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PEOPLE STATE NEW YORK v. RENE PILON (07/23/68)

SUPREME COURT OF NEW YORK, APPELLATE DIVISION, THIRD DEPARTMENT


July 23, 1968

THE PEOPLE OF THE STATE OF NEW YORK, RESPONDENT,
v.
RENE PILON, APPELLANT

Appeal from a judgment of the County Court of Clinton County (James D. Curry, J.), rendered August 4, 1966, upon a verdict convicting defendant of the crime of murder in the first degree.

Herlihy, J. Gibson, P. J., Aulisi, Staley, Jr., and Gabrielli, JJ., concur.

Author: Herlihy

 This is an appeal from a judgment of the County Court of Clinton County rendered upon a jury verdict convicting the appellant Pilon and two others of committing a felony murder.

Upon the present record, it is clearly established that on March 22, 1965 shortly after 9:00 a.m., one Couture and three other men robbed a bank at Ellenburg Depot. In the process of committing the robbery, one of the three men inside the bank killed a bank employee.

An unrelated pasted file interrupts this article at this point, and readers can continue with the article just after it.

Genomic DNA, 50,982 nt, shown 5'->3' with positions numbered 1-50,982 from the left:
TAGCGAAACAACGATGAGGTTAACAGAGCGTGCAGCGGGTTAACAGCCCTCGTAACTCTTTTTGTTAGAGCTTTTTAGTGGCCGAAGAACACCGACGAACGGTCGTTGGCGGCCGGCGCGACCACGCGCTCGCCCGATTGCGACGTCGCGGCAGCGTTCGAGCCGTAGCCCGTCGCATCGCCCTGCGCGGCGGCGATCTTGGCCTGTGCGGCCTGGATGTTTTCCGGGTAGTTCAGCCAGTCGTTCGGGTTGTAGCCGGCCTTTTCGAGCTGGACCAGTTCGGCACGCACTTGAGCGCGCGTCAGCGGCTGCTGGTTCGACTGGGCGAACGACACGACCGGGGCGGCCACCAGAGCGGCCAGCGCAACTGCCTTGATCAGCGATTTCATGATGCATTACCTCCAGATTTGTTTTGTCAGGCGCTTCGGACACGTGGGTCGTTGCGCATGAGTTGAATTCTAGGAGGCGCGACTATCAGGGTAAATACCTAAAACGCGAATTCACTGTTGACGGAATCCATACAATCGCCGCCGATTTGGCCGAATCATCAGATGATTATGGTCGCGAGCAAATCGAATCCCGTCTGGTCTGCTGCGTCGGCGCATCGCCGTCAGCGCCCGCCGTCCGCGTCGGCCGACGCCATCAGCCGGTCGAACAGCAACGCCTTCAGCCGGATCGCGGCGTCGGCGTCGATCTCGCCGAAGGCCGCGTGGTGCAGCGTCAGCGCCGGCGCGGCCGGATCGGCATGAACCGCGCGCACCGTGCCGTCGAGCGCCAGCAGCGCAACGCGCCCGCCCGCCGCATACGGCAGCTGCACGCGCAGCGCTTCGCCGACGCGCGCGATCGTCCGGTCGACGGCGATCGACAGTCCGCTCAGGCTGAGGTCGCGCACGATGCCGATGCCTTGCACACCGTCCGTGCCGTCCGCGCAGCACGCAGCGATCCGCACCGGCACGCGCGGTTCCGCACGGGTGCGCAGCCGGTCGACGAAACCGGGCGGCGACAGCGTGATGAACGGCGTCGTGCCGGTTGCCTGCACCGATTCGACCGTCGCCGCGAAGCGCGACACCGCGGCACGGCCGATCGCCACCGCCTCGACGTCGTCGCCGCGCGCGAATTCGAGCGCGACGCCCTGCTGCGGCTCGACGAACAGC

Subsequent to the robbery, Couture confessed and was a witness for the People at the trial. One Berube confessed that he had stolen the automobile used in the robbery for such use of the defendants and as to many other facts prior to and subsequent to the commission of the robbery. The substantial factual issue for the jury in this case was the identity of the three people who actively participated in the robbery with Couture. Couture identified Pilon and the other two defendants, Beaudet and Dupuis, as the unknown participants. Berube identified Pilon and the other two defendants as having planned the robbery and as admittedly having committed the robbery. There was an abundance of independent evidence which corroborated the testimony of Couture as to the manner in which the crime was committed and which corroborated the testimony of Berube as to his admitted acts in connection with the robbery. As to Pilon, the evidence independent of the testimony of Couture and Berube was limited in many respects.